tekeli-li-tekeli-li:

I am all-powerful Time which destroys all things, and I have come here to slay these men. Even if thou doest not fight, all the warriors facing thee shall die.

- Lord Krishna, the Bhagavad Gita

If you have ever read the Bhagavad Gita and it didn’t leave you with both a profound sense of respect for the Hindu faith, as well as a meaningful sense of peace, love and fulfillment in your heart, then I’ll never know what truly moves you. I’m not even of the faith and I have, at least I consider it to be, an incredibly deep reverence and respect for it; I feel no shame whatsoever in admitting that whenever I read this book the sheer beauty contained within makes me want to break down and cry. It’s elegance and grace are beyond third-party description, it has to be read by the individual in order for it to truly be appreciated. Especially when Krishna reveals his true form to Arjuna in all of it’s splendor and glory and terrible fury… I’m getting chills just thinking about it, it’s almost too much for me to take. It feels like every time I read that part my heart is about to explode, but I keep reading anyway because it feels like it will explode from joy. If this is how the Bhagavad Gita affects me, a non-Hindu, I can only imagine what Hindu’s feel when they read these words. It must be an experience both amazing and indescribable.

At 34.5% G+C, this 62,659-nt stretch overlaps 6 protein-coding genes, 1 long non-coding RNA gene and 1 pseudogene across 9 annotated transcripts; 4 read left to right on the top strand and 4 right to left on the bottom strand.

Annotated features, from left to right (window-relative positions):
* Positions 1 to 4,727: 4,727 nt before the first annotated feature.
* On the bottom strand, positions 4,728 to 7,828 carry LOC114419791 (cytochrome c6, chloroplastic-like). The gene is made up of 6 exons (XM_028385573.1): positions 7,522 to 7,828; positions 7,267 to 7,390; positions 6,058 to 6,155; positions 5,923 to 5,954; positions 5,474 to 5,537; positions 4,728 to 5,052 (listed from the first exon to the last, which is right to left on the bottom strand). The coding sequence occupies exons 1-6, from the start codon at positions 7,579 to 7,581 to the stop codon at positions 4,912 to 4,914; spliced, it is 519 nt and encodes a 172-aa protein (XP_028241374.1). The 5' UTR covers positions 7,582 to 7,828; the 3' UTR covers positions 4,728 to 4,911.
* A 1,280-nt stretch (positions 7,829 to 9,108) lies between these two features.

The more I learn about Hinduism, the more I fall in love with it. If I ever choose to return to theism it would be for Hinduism, no doubt in my mind. I am what I am though and I don’t think that will change, but I know my path forward if it ever does.

panchakshara:

“The man who sees me in everything and everything within me will not be lost to me, nor will I ever be lost to him. He who is rooted in oneness realizes that I am in every being; wherever he goes, he remains in me. When he sees all being as equal in suffering or in joy because they are like himself, that man has grown perfect in yoga.”  ― The Bhagavad Gita

panchakshara:

“The man who sees me in everything
and everything within me
will not be lost to me, nor
will I ever be lost to him.

He who is rooted in oneness
realizes that I am
in every being; wherever
he goes, he remains in me.

When he sees all being as equal
in suffering or in joy
because they are like himself,
that man has grown perfect in yoga.”
― The Bhagavad Gita